You can also get security software that warns you about potential phishing scams, like my sponsor Webroot. More on that later, including how to save 50% when you buy.

2. Trojan horse

Hackers would love to slip a virus on your computer. Once it's installed, a virus can steal your information, send out spam email or attack other computers. The easiest way to get a virus on your computer is to disguise the virus as something harmless or that you really want. If you read "The Odyssey" in school, it shouldn't surprise you that this tactic is nicknamed a Trojan horse, or just Trojan.

One of the most popular ways to deliver a Trojan is a phishing email scam. For example, the email might say it's from a shipping service, bank or other reputable company. There's been a problem with a transaction! To learn more, you have to download and open an email attachment. The attachment might look like a normal file, but it really contains a Trojan. Clicking on the file installs it before you can do anything. Click here to learn one way hackers disguise malicious files as harmless ones.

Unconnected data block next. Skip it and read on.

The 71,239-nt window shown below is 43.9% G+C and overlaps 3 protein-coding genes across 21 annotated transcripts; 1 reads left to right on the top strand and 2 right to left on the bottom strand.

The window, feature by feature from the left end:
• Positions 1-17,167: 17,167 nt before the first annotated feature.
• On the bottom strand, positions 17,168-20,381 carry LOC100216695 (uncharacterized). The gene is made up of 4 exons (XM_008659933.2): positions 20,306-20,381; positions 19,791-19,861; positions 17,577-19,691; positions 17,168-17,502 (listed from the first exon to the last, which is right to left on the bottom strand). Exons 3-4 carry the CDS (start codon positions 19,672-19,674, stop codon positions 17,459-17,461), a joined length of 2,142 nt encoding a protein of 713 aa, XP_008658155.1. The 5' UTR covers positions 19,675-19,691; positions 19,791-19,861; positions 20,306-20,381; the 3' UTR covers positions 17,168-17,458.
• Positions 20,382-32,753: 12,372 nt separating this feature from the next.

Similar scams appear on Facebook and Twitter. You think you're going to watch a funny video your friend posted, but instead you get a message saying you need to update your video player. If you install the "update," you're really installing a virus.

The key to defeat this tactic, as with phishing emails, is common sense and not trusting attachments and files you aren't expecting. However, security software, like Webroot, is essential for those times when you click before you think. It can spot malicious programs and keep them from installing before they do any damage.

3. Drive-by downloads